Albany Pine Bush News

2006KBreisch oriental bittersweet

Celastrus orbiculatus, also known as “bittersweet,” girdles and kills native trees. Its stems and berries have been used in fall decorations which has spread this invasive species to new locations.

Whether or not you’re aware of it, you’ve almost certainly been in contact with an invasive species. You may have pulled them from your garden, brushed their pollen from your clothes, seen signs of them in the yellowing leaves of forest trees, or heard them calling from window ledges in your neighborhood. Without training to recognize these species, however, most of us don’t experience them as anything out of the ordinary. Shrub Honeysuckle, for instance, appears as just another bush with bright berries, Purple Loosestrife adds color to the roadside at a certain time of year, and House Sparrows simply contribute to the chatter above our heads in spring. While they may appear innocuous, or even beautiful, invasive species like these are leading to the loss of native plant and animal species throughout the State, degrading our ecosystems and our health along with them.

So, what exactly is an invasive species? Invasive species are plants, animals, bacteria, fungi, and, yes, even viruses that have arrived someplace new, only to wreak havoc on what was there before. By most definitions, including the one used by the New York State legislature, in order for a species to be invasive, it must be non-native and pose a significant threat to the economy, the environment, or human health. Thus, invasive species are, by definition, causing big problems ­– even as we fail to notice them in our day-to-day lives. It is for this reason that State legislators have followed the lead of the federal government, and created an annual NY Invasive Species Awareness Week (this week!) to help all of us become a little better at spotting the things that don’t belong and taking action to make things a little better.

What do invasive species have to do with the Albany Pine Bush Preserve? The short answer: a lot. Invasive species are particularly prevalent in places where there are many people bringing in goods from far-off places. Transportation has played a large role in Albany’s economy for hundreds of years, with people and goods from around the world passing through the city. Non-native species are one legacy of this past. Today, more than 28 species listed by NYS as highly invasive have been recorded in the Albany Pine Bush Preserve. We know this number precisely because Preserve staff are dedicated to monitoring the ecosystem, identifying invasive species, and taking action to reduce or remove them. As the organization in charge of protecting one of the largest, publicly accessible, natural areas within Albany County (also a National Natural Landmark), the Albany Pine Bush Preserve Commission has a great responsibility to ensure that native plants and animals will continue to persist here. This means keeping invasive species in check.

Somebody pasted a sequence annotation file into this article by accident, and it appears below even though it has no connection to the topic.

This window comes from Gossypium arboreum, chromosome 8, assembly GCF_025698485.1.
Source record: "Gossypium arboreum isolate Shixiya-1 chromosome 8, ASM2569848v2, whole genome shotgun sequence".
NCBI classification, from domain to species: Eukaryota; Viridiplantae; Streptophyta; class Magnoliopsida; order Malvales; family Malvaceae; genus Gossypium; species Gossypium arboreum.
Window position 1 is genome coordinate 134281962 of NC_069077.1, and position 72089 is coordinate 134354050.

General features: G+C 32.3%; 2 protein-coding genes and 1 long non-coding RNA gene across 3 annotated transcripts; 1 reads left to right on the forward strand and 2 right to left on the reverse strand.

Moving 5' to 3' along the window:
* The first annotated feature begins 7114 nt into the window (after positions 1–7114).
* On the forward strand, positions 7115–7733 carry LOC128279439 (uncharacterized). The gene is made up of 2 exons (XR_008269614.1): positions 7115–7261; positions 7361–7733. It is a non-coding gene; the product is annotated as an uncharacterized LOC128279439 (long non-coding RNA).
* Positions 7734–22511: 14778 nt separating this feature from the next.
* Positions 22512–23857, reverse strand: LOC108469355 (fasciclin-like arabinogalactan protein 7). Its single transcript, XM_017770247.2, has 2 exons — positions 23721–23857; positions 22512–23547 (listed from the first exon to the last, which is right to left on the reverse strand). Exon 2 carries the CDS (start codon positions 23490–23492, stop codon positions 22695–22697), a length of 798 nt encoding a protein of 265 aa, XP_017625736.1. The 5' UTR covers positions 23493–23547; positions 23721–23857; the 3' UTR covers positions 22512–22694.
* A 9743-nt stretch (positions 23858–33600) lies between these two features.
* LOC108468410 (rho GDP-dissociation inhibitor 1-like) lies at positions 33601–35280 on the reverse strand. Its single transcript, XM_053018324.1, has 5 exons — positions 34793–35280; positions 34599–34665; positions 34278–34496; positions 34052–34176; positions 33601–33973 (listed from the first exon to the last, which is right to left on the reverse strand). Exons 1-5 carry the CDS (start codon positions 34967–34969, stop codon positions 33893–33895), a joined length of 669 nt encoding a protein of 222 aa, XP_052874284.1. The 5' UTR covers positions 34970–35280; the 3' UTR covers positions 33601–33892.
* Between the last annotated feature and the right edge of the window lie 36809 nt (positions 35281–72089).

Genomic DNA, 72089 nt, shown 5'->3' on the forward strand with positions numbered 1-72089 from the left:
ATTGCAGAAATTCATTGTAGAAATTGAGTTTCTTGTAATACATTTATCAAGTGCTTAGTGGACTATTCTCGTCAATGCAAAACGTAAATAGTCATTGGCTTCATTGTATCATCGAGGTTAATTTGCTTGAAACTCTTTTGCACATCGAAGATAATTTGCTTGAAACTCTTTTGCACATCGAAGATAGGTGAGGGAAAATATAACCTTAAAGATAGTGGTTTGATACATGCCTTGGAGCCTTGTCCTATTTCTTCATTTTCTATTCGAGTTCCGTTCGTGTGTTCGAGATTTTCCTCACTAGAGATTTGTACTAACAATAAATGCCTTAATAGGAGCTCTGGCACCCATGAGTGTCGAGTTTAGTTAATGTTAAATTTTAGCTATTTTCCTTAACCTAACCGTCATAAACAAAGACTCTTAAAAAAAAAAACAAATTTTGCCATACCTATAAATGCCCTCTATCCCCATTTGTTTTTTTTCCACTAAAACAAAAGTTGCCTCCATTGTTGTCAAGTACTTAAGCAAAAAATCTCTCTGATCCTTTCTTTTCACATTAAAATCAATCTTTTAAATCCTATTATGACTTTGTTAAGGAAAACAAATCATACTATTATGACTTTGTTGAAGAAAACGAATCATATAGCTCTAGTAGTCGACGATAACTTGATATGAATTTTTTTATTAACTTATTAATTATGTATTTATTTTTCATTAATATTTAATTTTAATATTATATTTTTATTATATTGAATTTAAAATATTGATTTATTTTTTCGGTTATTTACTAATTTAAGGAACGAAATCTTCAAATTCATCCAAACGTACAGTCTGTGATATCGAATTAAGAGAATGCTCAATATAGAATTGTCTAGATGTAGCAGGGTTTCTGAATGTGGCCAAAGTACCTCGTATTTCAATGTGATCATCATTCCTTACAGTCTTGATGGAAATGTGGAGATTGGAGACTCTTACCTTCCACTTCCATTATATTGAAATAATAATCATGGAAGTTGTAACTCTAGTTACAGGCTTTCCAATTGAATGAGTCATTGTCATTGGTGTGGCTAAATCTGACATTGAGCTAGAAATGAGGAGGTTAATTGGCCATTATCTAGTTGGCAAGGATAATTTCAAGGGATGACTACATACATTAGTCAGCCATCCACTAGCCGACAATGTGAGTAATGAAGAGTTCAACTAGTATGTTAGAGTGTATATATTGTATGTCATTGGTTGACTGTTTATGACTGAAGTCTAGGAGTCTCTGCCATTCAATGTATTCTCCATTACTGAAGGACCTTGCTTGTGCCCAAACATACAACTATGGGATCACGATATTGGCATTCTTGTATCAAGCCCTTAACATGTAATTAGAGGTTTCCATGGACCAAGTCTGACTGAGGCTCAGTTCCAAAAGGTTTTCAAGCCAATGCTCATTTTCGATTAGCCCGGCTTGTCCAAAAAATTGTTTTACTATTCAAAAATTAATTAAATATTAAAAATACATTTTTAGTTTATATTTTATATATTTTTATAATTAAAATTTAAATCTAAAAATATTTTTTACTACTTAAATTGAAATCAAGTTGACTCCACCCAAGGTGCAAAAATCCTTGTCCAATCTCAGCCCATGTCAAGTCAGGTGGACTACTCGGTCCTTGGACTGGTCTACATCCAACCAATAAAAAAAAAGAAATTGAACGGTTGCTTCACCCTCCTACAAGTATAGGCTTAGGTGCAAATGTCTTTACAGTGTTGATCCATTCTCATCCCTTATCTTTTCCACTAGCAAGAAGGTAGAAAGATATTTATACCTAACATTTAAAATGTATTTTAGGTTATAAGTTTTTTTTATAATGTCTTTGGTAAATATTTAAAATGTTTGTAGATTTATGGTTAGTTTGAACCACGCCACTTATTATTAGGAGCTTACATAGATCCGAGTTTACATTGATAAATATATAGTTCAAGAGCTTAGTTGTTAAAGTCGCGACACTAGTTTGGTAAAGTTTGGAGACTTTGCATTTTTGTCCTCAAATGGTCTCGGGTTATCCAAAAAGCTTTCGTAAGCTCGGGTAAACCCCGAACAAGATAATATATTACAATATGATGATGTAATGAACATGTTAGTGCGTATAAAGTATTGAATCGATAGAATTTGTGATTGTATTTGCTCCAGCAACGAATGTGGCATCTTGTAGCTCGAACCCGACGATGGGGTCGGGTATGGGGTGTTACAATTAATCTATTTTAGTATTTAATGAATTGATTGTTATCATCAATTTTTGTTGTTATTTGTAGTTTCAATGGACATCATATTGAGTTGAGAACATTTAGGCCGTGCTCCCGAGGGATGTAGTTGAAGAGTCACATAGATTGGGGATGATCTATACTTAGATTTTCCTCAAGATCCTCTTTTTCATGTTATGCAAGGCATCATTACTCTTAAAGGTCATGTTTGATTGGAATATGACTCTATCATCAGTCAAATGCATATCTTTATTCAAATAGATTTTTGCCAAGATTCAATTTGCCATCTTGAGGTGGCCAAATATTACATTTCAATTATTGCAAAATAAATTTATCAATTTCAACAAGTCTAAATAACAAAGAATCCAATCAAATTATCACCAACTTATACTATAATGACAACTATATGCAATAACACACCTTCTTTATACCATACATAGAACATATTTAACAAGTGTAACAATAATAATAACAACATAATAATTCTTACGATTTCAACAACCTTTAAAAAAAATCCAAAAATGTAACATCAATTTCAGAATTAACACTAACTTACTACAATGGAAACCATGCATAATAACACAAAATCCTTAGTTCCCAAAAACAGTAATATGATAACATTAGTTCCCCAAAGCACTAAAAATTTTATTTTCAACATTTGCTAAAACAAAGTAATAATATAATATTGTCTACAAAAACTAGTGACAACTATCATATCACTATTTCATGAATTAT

This picture shows Black Locust trees that were removed from a site near Washington Ave. Extension, Albany

This picture shows Black Locust trees that the Albany Pine Bush Preserve Commission removed from a site near Washington Ave. Extension, Albany

One of the highly invasive plant species that preserve managers at the Albany Pine Bush have been successful in removing from many locations is Black Locust. This tree was introduced to the Northeast from the southeastern United States because of its value for fence posts, erosion control and firewood. Unfortunately, when this species becomes established in pine barrens, it can decimate the ecosystem. It is a fast-growing and tenacious species, that outcompetes native pine barrens plants, reduces the amount of light reaching the ground, and prevents ecologically necessary wildland fire.  It is able to send up new sprouts from from stumps and roots, and dramatically alters soil chemistry to the detriment of native plants. Recently, managers at the Albany Pine Bush cleared Black Locust from large sections of Preserve land along Washington Avenue Extension, a process that involved removing the trees and digging up the interconnected root system of the expansive locust grove (also called a clone).

A critical part of the restoration process at the Albany Pine Bush is making sure that once invasive species are removed, another invasive species will not simply take its place. To prevent this, Preserve managers quickly plant native species where invasive species have been eliminated. Once the vegetation in a site is restored to native plants, hand pulling, targeted herbicide, mowing, and periodic prescribed or controlled fires are used to keep invasive species from returning. The Albany Pine Bush Preserve Commission also works with municipalities, agencies, and our neighbors to reduce the risks of invasive plants by providing information about invasive species and about native species alternatives that can be used in landscaping. Conservation of the Albany Pine Bush will require that we all do what can to protect this globally rare, nationally significant, and locally distinct natural area.

To find out more about invasive species and events happening in throughout NY in recognition of Invasive Species Awareness Week, please follow the links below:

Grace Barber @ 5:51 pm

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